I tried a chiropractor. He was a nice man and did his best, but my problem had deteriorated to such a point that method did not work.

A friend urged me to get a second opinion. Finally, I took her advice. The smiley doctor came in and gave me his honest recommendation, which was the same as the first opinion – surgery. However, during this visit, he talked about what would happen down the road if I let it go. This frightened me. I had to face the music as they say. After the visit, I returned home and called the first doctor’s office to schedule the procedure.

February first was my day of reckoning. We also all experience those days in our writing. Should we write this story? Will this book sell? Is there enough emotion in this to make this novel work? If nonfiction, can I make this information interesting?

These are difficult decisions, which also must be confronted. How do we decide these? We do through asking others in the field, our readers or taking professional advice as I did. In other words, we rejuvenate our writing souls.

We enlist fresh ideas, we rewrite, we fine tune until we reach the state of proficiency. We are in control of our fate. We edge forward with our next great idea just like I moved ahead to do the procedure.

Where will we end up? We do not know. But after my “surgery,” I can say I am no longer in misery. I again am living my life to the fullest as God provided.

Are you? If not proceed forward, what do you have to lose? Nothing. You do not know what you will miss if you do not put one foot before the other and step toward your next destination. Why? Because you do not know what will happen if you do not, and that alone should keep you moving onward. God bless.

Bookbub

As someone who has been curious about the whole BookBub thing, this is a very informative post.

#Authors – 60 (SIXTY) #FREE Invaluable Professional #Editing Articles Not to be Missed…

Chris the Story Reading Ape has hosted Professional Book Editor Susan Uttendorfsky, the owner of Adirondack Editing, for SIXTY (as in 6-0) articles on editing , grammar, and punctuation. There is some great information here, so I wanted to share it. Remember: you can never do too much editing, only too little!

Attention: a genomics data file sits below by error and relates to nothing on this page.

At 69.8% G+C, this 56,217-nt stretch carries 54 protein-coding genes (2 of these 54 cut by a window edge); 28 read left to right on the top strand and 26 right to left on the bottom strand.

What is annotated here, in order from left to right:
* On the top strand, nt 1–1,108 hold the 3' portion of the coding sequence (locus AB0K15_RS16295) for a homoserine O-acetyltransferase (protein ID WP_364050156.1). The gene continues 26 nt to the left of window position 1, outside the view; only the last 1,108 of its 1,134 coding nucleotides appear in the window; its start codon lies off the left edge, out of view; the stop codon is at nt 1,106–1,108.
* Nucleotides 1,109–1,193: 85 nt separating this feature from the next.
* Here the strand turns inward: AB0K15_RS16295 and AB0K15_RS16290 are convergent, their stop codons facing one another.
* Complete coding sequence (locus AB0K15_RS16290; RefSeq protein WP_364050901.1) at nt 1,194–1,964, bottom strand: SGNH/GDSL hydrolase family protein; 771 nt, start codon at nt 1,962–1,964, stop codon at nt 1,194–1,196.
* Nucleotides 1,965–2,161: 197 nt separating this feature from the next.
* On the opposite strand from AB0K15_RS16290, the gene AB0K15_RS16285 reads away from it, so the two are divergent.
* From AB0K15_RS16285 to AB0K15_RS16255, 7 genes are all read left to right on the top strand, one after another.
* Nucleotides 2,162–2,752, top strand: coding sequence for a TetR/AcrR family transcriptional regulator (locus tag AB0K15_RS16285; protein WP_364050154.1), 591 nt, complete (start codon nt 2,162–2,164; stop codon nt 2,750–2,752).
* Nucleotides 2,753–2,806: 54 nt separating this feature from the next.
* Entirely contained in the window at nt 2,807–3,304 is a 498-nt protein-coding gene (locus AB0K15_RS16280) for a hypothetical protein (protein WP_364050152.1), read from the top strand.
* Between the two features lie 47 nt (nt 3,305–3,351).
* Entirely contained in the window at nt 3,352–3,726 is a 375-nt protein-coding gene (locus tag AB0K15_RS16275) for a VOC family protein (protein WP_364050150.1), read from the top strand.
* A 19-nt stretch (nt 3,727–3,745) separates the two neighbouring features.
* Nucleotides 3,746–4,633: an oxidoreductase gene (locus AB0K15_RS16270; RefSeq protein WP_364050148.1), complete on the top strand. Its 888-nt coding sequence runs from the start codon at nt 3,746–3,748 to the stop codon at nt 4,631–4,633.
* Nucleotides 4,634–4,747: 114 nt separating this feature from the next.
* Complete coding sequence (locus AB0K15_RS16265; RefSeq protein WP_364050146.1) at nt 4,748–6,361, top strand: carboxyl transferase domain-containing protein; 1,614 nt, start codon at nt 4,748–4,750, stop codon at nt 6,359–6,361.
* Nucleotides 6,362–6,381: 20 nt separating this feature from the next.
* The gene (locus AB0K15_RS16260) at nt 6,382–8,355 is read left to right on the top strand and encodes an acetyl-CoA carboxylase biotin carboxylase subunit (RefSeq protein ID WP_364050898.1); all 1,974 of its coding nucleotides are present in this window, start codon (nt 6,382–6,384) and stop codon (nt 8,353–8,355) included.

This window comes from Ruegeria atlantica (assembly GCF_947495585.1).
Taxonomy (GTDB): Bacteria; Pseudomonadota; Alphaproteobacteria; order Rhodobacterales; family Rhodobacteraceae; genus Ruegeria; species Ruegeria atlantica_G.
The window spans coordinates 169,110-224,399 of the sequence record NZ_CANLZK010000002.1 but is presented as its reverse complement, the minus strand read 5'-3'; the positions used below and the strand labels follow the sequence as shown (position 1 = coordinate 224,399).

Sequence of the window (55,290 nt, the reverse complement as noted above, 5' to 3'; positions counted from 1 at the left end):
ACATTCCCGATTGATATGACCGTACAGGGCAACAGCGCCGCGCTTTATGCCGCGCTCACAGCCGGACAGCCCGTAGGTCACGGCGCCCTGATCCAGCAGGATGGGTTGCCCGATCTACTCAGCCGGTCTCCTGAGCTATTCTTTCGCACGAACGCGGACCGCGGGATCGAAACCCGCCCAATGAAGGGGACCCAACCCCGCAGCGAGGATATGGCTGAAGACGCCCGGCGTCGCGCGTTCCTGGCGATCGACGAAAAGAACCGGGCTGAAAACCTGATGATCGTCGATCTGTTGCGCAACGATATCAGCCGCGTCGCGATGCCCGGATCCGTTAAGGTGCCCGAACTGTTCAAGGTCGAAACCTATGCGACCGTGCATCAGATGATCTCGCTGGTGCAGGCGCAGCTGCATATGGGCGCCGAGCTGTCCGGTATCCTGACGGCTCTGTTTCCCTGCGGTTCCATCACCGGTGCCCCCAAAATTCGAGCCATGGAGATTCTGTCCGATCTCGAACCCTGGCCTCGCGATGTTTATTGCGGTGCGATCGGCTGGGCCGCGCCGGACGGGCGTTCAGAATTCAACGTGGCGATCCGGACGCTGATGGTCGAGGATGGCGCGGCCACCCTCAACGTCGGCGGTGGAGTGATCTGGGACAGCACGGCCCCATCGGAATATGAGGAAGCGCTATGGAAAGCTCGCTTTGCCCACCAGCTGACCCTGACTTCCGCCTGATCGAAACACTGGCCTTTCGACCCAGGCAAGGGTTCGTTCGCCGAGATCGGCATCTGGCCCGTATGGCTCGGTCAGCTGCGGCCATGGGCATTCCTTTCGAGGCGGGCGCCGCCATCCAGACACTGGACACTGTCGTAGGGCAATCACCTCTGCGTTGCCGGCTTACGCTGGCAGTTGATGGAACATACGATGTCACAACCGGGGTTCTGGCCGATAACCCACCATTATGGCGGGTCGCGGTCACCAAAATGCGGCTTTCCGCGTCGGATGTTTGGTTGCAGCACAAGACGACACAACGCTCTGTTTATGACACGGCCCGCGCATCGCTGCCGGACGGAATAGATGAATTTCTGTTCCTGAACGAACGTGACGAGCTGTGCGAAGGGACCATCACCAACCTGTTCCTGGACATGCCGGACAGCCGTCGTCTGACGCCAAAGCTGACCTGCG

Your Pick of Publishers

A great post by Tricia Drammeh with an important message. Just because someone is a great person and has the best intentions does not make them a great publisher. Writing is a business, so make your business decisions based on business, not on who your buddies are. Nothing can kill a friendship better than a business disaster.

Creative State of Mind

9947040_s

I’ve blogged about the topic of new and inexperienced publishers in the past, and for those of you who are regular followers of my blog (and probably sick of reading my lectures about using caution when seeking a publisher), I apologize. For those of you who are new here and might be new to writing, I hope I can help you make an informed choice when it comes to making decisions about publishing your book.

I recently read a post by a Facebook acquaintance who is setting up her own publishing company. She’s a very nice lady. From what I can tell, she seems very honest and dedicated. She’s written several books, has organized book signings, and even has her own online radio show. She has many admirable qualities. Unfortunately, I wouldn’t trust her with my books. Not in a million years.

This nice, dedicated, determined lady has almost no…

View original post 426 more words

How to Add a Mailchimp Newsletter to WordPress.Com Blog – with Style!

I had a blog like this on my list of blogs to write, but she has done such a good job I don’t see any point in rehashing it. In this blog she tells you not only how to get the mail chimp (newsletter sign up) form on your blog, but also how to MAKE the form in the first place using Mail Chimp’s site. As a Mail Chimp user, I do recommend them (no, they don’t pay me!) as being simple to use.

Aniko Carmean

The true gift of having a clearly defined definition of success is that you begin to find exactly what you need to achieve that success. I discovered  YOUR FIRST 1000 Copiesby Tim Grahl exactly when I needed a guide for book marketing. I want to get the word out about my books, and I want to do it without being subservient to a cumbersome system I neither understand nor enjoy. Grahl gives me a blueprint to achieve that, and having a newsletter is an integral element in his system. In this post, I share what I’ve learned about setting up a Mailchimp newsletter and integrating it into your (free) WordPress.com blog.

Here are the main points I will cover:

  • Getting started with Mailchimp
  • Customizing Your Mailchimp sign-up form to coordinate with your WordPress.com blog
    • Use Google’s built-in developer tools to find the hexidecimal code for colors on your site
    • Set the font or…

View original post 1,305 more words